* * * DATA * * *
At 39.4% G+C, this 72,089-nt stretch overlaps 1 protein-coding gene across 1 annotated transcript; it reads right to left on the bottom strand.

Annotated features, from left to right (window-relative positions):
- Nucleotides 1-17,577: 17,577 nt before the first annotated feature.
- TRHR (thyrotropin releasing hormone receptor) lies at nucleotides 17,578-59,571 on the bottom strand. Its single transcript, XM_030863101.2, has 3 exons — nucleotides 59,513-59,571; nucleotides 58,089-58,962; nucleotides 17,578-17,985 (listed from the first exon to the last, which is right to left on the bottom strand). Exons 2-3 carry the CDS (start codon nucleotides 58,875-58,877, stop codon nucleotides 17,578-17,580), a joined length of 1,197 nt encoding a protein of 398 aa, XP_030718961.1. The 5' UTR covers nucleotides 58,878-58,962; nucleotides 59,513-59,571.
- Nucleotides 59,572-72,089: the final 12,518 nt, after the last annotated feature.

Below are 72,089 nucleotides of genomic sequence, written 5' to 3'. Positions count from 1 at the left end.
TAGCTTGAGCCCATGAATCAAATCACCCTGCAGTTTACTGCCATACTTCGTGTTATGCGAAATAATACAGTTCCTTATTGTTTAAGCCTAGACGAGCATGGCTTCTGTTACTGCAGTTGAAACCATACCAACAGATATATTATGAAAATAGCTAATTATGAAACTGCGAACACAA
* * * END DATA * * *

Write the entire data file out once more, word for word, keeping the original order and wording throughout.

At 39.4% G+C, this 72,089-nt stretch overlaps 1 protein-coding gene across 1 annotated transcript; it reads right to left on the bottom strand.

Annotated features, from left to right (window-relative positions):
- Nucleotides 1-17,577: 17,577 nt before the first annotated feature.
- TRHR (thyrotropin releasing hormone receptor) lies at nucleotides 17,578-59,571 on the bottom strand. Its single transcript, XM_030863101.2, has 3 exons — nucleotides 59,513-59,571; nucleotides 58,089-58,962; nucleotides 17,578-17,985 (listed from the first exon to the last, which is right to left on the bottom strand). Exons 2-3 carry the CDS (start codon nucleotides 58,875-58,877, stop codon nucleotides 17,578-17,580), a joined length of 1,197 nt encoding a protein of 398 aa, XP_030718961.1. The 5' UTR covers nucleotides 58,878-58,962; nucleotides 59,513-59,571.
- Nucleotides 59,572-72,089: the final 12,518 nt, after the last annotated feature.

Below are 72,089 nucleotides of genomic sequence, written 5' to 3'. Positions count from 1 at the left end.
TAGCTTGAGCCCATGAATCAAATCACCCTGCAGTTTACTGCCATACTTCGTGTTATGCGAAATAATACAGTTCCTTATTGTTTAAGCCTAGACGAGCATGGCTTCTGTTACTGCAGTTGAAACCATACCAACAGATATATTATGAAAATAGCTAATTATGAAACTGCGAACACAA